Friday, October 18, 2013

Appellant BIEDERMANN prevails over PTAB at CAFC

The appellant, represented by Kirkland & Ellis, , prevailed at the CAFC against the Board, in the case In re BIEDERMANN

The central question in the present case is whether
the Board and the examiner properly relied on the same
articulated reasoning and factual underpinnings in rejecting
Biedermann’s claims or whether the Board made new
findings and adopted different reasons to support a new
ground of rejection, thus depriving Biedermann of both
notice and an opportunity to respond.

Of law

The Patent and Trademark Office (“PTO”) is subject
to the Administrative Procedure Act (“APA”). See Dickinson
v. Zurko, 527 U.S. 150, 154 (1999). Under the APA,
the PTO “must assure that an applicant’s petition is fully
and fairly treated at the administrative level.” In re
Kumar, 418 F.3d 1361, 1367 (Fed. Cir. 2005). The APA
requires the PTO “to provide prior notice to the applicant
of all ‘matters of fact and law asserted’ prior to an appeal
hearing before the Board.” Stepan, 660 F.3d at 1345
(quoting 5 U.S.C. § 554(b)(3)); see also In re Leithem, 661
F.3d 1316, 1319 (Fed. Cir. 2011) (“Under the [APA], an
applicant for a patent who appeals a rejection to the
Board is entitled to notice of the factual and legal bases
upon which the rejection was based.” (citing 5 U.S.C.
§ 554(b)(3))).


Here, the examiner’s reasoning in support of combining
the square thread of Steinbock with the device of
Cotrel was that there were a limited number of threads
that could be used and that a square thread was the most
efficient. While the examiner in the Examiner’s Answer
made a passing reference to splaying in relation to the
gaps between the inner and outer threads, the examiner’s
rejection neither relied upon nor even noted the avoidance
of splaying as a factor. The Board, on the other hand,
found new facts as the basis for concluding that the
combination of Cotrel and Steinbock would have been
obvious: that Cotrel teaches avoiding splaying with sawtooth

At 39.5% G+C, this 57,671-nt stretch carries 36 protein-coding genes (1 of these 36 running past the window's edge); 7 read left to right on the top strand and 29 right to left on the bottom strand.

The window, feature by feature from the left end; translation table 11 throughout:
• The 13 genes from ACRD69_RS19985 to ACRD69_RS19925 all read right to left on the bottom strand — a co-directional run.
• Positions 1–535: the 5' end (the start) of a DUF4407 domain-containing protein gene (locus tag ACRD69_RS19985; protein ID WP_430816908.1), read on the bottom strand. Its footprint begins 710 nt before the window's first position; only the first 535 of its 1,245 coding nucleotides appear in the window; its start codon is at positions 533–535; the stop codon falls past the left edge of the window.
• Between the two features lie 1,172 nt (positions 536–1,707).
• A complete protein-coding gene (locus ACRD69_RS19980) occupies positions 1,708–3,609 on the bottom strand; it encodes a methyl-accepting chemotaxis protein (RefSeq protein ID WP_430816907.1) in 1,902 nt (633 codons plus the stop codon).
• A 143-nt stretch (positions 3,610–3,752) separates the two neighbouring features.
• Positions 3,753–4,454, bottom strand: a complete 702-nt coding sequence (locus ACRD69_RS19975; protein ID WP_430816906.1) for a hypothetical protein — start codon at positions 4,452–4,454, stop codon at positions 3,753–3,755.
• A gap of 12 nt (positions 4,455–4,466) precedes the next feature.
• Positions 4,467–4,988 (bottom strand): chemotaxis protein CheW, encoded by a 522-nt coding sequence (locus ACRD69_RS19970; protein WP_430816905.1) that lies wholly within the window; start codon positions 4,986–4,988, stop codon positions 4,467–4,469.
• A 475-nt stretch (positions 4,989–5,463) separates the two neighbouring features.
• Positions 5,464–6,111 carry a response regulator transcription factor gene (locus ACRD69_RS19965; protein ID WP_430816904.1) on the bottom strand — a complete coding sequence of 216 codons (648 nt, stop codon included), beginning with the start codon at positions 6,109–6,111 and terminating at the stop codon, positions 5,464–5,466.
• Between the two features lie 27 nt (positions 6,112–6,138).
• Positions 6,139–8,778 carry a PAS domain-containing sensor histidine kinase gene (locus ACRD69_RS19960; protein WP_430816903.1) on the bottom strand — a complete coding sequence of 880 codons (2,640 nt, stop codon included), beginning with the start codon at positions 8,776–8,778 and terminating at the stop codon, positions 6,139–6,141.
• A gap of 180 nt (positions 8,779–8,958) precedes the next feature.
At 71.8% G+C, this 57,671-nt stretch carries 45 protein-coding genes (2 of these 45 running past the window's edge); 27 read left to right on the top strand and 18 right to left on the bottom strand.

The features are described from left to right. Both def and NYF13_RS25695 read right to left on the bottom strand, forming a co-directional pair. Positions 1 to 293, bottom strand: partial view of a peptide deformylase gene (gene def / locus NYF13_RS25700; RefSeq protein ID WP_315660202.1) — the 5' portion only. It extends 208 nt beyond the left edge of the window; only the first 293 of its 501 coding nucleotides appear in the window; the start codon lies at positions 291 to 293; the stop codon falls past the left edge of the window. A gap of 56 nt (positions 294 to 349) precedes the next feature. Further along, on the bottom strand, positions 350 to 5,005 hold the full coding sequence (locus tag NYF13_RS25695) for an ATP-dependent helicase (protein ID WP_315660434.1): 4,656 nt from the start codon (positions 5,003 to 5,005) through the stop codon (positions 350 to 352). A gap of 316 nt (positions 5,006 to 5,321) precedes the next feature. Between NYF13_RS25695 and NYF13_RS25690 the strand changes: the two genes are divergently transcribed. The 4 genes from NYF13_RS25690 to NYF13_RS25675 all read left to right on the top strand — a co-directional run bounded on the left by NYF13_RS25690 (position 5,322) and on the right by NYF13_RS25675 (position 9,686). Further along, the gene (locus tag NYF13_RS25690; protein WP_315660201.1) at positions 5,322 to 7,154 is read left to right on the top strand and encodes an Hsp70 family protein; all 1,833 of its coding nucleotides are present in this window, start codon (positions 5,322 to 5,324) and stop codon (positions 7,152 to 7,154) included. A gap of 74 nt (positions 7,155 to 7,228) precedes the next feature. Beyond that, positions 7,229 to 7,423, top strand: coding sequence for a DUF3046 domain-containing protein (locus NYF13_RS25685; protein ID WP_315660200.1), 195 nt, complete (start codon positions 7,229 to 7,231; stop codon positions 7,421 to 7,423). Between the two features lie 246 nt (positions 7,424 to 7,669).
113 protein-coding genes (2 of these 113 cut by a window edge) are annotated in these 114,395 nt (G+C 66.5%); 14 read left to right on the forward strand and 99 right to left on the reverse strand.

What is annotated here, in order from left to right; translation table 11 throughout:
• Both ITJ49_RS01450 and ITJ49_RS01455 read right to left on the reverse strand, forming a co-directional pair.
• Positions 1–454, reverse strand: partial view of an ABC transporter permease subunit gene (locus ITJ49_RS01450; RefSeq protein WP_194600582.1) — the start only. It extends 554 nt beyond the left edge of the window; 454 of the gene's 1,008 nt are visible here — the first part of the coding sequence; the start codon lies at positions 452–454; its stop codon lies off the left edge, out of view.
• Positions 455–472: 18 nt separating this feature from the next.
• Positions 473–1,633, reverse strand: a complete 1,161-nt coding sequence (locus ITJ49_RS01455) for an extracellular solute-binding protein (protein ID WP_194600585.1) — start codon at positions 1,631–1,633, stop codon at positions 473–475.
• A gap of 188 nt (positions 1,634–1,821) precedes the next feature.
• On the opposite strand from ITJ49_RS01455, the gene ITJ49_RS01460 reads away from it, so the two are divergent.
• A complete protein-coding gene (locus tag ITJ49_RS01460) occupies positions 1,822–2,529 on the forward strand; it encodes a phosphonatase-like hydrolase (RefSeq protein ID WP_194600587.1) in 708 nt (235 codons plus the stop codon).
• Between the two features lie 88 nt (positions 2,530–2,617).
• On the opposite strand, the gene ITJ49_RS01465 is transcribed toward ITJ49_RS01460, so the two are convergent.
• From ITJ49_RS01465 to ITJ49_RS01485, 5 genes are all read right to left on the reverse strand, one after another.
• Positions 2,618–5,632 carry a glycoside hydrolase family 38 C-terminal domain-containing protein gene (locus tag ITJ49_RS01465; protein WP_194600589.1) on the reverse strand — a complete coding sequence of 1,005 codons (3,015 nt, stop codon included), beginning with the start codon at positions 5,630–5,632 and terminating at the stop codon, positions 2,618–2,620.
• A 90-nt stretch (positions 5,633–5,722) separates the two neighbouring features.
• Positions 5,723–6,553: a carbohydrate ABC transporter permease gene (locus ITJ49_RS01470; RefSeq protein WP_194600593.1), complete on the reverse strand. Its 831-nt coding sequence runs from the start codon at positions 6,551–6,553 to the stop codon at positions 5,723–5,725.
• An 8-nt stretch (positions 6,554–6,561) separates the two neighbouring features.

threads; that saw-tooth threads are buttress
threads; that Steinbock groups together the square
threads and buttress threads; and that square threads
avoid splaying. The principal reason the examiner combined
the references was the efficiency of a square thread.
The principal reason the Board affirmed the combination
of the references was the avoidance of splaying by using
square threads. These are different grounds and form the
bases or underpinnings of different rejections. Even the
Board itself recognized that efficiency and avoiding splaying
were different. Decision on Rehearing, at *1. This is
analogous to Leithem in which the Board distinguished
fluffed pulp from pulp that could be fluffed. See 661 F.3d
at 1318, 1320.


The Board’s treatment of machinability in the Decision
on Appeal was also a new ground of rejection. The
Board treated machinability as another factor, in addition
to efficiency, that one of ordinary skill would consider in
selecting a threadform, making it part of the reason to
combine the references. See Decision on Appeal, at *2.
Identifying machinability as an additional reason to
combine does not mean that it is not a new ground of
rejection. See In re Waymouth, 486 F.2d 1058, 1061
(CCPA 1973) (“To attempt to deny appellants an opportunity
to provide a different and appropriate response to
the board’s rejection by saying that the board merely
advanced ‘an additional reason’ for affirming the examiner
begs the question and does not satisfy the administrative
due process . . . .”), modified, 489 F.2d 1297 (CCPA
1974). There is no apparent connection between machinability
and the examiner’s reason to combine based on

Bottom line

For the foregoing reasons, this court vacates the
Board’s decision and remands for further proceedings.


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